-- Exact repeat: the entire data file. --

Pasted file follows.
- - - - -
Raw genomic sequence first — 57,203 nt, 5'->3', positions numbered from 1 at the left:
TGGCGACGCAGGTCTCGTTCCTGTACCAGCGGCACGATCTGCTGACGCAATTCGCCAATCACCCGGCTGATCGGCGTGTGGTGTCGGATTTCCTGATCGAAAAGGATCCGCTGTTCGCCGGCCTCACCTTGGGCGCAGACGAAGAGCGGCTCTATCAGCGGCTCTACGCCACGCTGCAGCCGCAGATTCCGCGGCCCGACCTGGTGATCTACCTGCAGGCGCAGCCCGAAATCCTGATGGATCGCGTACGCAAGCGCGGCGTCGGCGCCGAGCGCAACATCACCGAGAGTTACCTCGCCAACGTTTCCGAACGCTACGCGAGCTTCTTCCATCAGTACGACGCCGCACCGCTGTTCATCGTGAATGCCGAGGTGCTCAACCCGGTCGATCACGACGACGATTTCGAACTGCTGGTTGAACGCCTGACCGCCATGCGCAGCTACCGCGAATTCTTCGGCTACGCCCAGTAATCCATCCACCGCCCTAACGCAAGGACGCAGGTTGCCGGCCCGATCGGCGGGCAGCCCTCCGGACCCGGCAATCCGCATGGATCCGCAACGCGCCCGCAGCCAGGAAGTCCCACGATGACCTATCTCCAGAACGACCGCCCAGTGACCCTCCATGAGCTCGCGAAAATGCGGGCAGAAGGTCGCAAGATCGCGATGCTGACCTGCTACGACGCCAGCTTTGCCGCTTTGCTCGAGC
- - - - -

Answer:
Raw genomic sequence first — 57,203 nt, 5'->3', positions numbered from 1 at the left:
TGGCGACGCAGGTCTCGTTCCTGTACCAGCGGCACGATCTGCTGACGCAATTCGCCAATCACCCGGCTGATCGGCGTGTGGTGTCGGATTTCCTGATCGAAAAGGATCCGCTGTTCGCCGGCCTCACCTTGGGCGCAGACGAAGAGCGGCTCTATCAGCGGCTCTACGCCACGCTGCAGCCGCAGATTCCGCGGCCCGACCTGGTGATCTACCTGCAGGCGCAGCCCGAAATCCTGATGGATCGCGTACGCAAGCGCGGCGTCGGCGCCGAGCGCAACATCACCGAGAGTTACCTCGCCAACGTTTCCGAACGCTACGCGAGCTTCTTCCATCAGTACGACGCCGCACCGCTGTTCATCGTGAATGCCGAGGTGCTCAACCCGGTCGATCACGACGACGATTTCGAACTGCTGGTTGAACGCCTGACCGCCATGCGCAGCTACCGCGAATTCTTCGGCTACGCCCAGTAATCCATCCACCGCCCTAACGCAAGGACGCAGGTTGCCGGCCCGATCGGCGGGCAGCCCTCCGGACCCGGCAATCCGCATGGATCCGCAACGCGCCCGCAGCCAGGAAGTCCCACGATGACCTATCTCCAGAACGACCGCCCAGTGACCCTCCATGAGCTCGCGAAAATGCGGGCAGAAGGTCGCAAGATCGCGATGCTGACCTGCTACGACGCCAGCTTTGCCGCTTTGCTCGAGC